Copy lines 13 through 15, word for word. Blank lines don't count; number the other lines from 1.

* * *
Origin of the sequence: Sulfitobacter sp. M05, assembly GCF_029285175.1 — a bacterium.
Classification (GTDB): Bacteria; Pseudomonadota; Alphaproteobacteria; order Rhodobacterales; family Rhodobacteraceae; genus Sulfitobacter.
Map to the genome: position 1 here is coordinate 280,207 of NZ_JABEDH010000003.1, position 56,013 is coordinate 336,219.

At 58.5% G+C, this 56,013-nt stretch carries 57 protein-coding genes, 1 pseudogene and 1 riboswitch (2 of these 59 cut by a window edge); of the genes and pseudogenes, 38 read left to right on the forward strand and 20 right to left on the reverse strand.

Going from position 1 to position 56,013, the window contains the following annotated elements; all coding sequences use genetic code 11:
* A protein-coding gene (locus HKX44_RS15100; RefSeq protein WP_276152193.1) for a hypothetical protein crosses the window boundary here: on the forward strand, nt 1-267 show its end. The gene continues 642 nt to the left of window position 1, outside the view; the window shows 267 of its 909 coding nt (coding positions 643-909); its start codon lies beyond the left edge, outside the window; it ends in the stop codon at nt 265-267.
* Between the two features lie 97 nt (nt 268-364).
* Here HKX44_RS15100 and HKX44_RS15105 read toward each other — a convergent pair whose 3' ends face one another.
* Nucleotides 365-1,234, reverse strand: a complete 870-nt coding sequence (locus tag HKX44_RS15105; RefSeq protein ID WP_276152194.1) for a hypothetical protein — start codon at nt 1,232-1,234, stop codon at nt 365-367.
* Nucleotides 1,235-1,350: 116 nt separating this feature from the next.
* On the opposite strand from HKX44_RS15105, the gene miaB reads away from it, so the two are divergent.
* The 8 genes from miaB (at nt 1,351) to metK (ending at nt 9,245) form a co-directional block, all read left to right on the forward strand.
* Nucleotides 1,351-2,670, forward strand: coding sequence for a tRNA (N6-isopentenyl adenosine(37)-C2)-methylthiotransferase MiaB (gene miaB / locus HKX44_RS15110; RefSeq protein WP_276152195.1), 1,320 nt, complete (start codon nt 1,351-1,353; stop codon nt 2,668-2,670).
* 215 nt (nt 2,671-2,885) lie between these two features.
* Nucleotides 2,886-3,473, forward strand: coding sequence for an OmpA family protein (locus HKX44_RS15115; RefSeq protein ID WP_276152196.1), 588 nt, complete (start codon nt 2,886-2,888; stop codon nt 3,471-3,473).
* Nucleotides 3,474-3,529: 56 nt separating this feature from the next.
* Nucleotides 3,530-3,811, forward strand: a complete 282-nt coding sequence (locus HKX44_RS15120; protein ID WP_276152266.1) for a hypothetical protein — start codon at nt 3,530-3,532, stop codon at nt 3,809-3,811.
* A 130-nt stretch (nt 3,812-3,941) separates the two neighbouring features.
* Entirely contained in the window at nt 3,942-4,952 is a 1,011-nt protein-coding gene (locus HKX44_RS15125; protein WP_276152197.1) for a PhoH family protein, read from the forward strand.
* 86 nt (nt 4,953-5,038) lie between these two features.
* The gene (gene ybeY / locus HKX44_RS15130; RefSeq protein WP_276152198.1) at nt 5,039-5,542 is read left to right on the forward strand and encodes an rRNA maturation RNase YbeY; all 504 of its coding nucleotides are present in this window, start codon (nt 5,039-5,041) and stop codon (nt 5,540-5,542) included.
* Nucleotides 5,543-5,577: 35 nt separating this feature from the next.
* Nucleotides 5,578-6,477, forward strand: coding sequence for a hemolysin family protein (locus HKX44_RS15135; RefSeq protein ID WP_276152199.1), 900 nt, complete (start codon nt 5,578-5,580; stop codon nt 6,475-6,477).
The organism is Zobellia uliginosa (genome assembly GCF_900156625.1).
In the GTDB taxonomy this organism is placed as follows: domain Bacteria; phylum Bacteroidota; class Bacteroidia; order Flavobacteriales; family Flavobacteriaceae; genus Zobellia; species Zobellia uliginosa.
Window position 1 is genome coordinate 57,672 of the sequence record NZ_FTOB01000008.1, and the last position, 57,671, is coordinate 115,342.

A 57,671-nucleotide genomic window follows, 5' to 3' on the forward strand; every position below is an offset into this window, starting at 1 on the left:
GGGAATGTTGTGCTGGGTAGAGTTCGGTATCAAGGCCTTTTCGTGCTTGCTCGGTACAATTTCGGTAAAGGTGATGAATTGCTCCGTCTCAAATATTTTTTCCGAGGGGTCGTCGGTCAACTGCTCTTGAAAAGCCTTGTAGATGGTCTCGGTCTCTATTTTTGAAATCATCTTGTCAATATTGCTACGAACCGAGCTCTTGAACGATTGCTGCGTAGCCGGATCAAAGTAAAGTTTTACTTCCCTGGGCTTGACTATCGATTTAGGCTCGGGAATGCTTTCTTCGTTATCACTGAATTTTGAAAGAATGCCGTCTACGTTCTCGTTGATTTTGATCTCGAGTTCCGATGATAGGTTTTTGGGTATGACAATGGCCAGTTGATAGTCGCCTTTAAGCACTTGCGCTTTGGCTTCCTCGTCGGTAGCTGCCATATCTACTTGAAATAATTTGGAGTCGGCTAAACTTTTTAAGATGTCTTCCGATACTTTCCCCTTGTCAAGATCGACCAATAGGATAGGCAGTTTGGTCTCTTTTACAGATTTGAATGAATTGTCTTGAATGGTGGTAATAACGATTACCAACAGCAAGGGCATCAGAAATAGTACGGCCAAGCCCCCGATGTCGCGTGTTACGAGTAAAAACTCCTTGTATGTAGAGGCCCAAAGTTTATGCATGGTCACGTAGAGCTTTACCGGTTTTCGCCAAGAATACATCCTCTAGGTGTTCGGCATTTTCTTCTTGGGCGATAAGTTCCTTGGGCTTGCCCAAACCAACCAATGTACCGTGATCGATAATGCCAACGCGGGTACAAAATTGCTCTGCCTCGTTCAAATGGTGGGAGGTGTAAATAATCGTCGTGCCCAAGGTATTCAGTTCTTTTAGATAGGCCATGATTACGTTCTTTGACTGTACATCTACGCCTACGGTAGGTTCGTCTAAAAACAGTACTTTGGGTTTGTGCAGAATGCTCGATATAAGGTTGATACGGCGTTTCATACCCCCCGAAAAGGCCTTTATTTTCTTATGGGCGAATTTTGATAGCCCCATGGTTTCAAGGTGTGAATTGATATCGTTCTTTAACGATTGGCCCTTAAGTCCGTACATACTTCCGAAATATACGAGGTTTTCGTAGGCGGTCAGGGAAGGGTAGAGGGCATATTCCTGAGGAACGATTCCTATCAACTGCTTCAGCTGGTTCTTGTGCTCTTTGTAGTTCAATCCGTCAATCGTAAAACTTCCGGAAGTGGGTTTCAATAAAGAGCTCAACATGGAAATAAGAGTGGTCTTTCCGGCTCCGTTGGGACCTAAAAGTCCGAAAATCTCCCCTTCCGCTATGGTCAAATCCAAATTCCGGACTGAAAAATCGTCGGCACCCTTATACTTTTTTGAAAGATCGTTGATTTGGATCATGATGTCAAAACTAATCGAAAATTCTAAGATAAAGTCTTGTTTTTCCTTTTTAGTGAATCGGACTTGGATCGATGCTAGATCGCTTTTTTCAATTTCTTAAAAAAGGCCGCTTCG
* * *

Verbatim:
* Nucleotides 1,351-2,670, forward strand: coding sequence for a tRNA (N6-isopentenyl adenosine(37)-C2)-methylthiotransferase MiaB (gene miaB / locus HKX44_RS15110; RefSeq protein WP_276152195.1), 1,320 nt, complete (start codon nt 1,351-1,353; stop codon nt 2,668-2,670).
* 215 nt (nt 2,671-2,885) lie between these two features.
* Nucleotides 2,886-3,473, forward strand: coding sequence for an OmpA family protein (locus HKX44_RS15115; RefSeq protein ID WP_276152196.1), 588 nt, complete (start codon nt 2,886-2,888; stop codon nt 3,471-3,473).